By Ravi perera –
“After he had talked of the excesses of the President’s rule-the cruelties in the villages, the harassment of the Asian community, the censorship of the press, the regimentation of the students in the university-the lawyer (Indian origin) went back to talking of the qualities he had admired in the president. It was as though, in spite of everything he had said, he had reached a personal point of rest and reconciliation, and had a bright vision of the future” – (an East African post-independence experience) – A Way in the World- VS Naipaul
History may not judge either of them eminent, however that Ranil Wickremesinghe and Mahinda Rajapaksa have occupied a central space in the Sri Lankan political landscape of recent times is undeniable. After all, Mahinda Rajapaksa has been elected President of the country twice, while Ranil Wickremesinghe is the President today.
Dissimilarities in dress and manner aside, they share more commonalities than usually recognized. Methods could vary, the goal is the same, power by any means. Power is not something new to them, for nearly twenty years now, they have headed alternate governments. They want more, a craving that cannot be gratified. Going on their record, neither deserves power, economically as well as socially, the country is on its knees today; surely in these twenty years, something could have been done to avoid this plight or in the very least, forewarned the country of the impending disaster.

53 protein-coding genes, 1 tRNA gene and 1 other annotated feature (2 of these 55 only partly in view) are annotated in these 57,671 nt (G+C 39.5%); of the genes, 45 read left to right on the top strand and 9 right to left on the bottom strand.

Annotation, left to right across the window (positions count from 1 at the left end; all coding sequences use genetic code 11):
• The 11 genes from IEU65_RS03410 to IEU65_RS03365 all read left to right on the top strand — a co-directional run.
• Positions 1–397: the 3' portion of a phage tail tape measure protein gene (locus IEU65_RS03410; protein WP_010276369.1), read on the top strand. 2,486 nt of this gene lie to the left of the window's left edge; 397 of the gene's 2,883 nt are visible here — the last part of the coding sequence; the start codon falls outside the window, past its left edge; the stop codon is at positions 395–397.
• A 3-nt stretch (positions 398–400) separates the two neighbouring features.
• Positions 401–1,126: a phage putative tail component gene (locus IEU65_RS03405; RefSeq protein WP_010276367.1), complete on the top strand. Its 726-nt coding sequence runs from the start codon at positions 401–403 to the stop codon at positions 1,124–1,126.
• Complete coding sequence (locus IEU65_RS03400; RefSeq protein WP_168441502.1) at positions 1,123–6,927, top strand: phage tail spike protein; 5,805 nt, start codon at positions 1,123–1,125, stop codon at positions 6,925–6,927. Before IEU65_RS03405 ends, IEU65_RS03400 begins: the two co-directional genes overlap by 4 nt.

Both are home grown, having no life experiences outside of this island. Hail from unlike backgrounds maybe, however when it comes to the art of politics in this country, they are part of the same narrative; political families, the highly romanticized secondary school experience, close connections to past leaders, early political ambitions – as early as their teens, all adding up to manufacture a self-serving tradition. For them, the claptrap they have lived with all their lives is a standard, the preferred way to do politics. In fact, they are the system in this country, tinker with it they may, but cannot ever be outside of it, a scheme of things which has advantaged them throughout. Why change a game, stacked in your favour?